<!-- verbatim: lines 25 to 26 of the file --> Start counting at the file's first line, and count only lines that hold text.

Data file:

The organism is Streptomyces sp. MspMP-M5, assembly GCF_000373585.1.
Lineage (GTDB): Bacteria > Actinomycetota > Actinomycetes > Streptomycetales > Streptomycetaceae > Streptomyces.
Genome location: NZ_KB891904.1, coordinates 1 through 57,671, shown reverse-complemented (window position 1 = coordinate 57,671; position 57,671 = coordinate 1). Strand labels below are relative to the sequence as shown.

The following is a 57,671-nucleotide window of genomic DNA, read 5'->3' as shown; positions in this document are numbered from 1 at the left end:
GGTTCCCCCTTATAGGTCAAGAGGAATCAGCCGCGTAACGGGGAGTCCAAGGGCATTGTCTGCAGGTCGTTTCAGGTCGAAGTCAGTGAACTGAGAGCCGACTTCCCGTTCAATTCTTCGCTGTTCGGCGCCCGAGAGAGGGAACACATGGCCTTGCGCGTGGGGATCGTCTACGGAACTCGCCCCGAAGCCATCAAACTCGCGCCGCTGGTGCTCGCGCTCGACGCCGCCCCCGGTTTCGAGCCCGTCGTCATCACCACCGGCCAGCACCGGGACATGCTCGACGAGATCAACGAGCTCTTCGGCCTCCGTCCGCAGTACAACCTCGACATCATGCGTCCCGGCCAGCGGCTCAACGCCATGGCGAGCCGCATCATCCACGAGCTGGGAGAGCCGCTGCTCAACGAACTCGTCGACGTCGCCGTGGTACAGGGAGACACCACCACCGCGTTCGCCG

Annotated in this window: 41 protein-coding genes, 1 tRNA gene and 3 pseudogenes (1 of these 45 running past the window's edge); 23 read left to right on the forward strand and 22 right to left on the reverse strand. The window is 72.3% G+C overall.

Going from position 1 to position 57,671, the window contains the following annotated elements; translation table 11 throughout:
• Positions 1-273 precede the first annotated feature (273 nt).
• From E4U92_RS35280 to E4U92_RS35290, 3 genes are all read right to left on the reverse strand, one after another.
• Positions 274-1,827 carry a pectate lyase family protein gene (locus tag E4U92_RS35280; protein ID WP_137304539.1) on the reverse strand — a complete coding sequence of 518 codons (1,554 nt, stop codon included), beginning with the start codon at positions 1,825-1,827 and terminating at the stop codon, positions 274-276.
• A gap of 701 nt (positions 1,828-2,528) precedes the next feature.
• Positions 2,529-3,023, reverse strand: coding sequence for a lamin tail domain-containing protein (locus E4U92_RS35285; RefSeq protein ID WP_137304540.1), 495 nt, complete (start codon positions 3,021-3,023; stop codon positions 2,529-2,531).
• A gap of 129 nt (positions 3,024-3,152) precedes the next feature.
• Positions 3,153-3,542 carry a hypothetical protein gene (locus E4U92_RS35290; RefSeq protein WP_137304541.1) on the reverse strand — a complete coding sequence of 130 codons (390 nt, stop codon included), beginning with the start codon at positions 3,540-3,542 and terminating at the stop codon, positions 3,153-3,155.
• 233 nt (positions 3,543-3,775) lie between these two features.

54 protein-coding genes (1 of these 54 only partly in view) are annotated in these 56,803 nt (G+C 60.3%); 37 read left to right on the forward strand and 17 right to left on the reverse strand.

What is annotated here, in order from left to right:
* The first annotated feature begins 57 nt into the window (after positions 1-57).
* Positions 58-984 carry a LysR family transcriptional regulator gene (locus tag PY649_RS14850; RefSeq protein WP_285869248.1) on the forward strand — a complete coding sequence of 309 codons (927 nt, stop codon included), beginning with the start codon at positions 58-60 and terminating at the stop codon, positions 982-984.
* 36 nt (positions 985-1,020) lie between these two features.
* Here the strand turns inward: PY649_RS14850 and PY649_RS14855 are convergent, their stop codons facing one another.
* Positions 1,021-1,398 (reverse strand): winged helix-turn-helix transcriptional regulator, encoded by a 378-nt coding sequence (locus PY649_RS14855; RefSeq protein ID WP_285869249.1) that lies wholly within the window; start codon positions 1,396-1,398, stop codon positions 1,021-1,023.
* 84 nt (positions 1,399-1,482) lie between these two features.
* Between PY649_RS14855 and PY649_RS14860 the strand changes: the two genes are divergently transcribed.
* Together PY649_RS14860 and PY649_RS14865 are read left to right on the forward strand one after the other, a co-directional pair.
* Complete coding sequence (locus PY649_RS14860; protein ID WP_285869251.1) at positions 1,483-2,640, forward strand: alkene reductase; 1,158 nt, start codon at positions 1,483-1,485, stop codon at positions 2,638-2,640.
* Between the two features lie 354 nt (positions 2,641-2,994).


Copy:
* Together PY649_RS14860 and PY649_RS14865 are read left to right on the forward strand one after the other, a co-directional pair.
* Complete coding sequence (locus PY649_RS14860; protein ID WP_285869251.1) at positions 1,483-2,640, forward strand: alkene reductase; 1,158 nt, start codon at positions 1,483-1,485, stop codon at positions 2,638-2,640.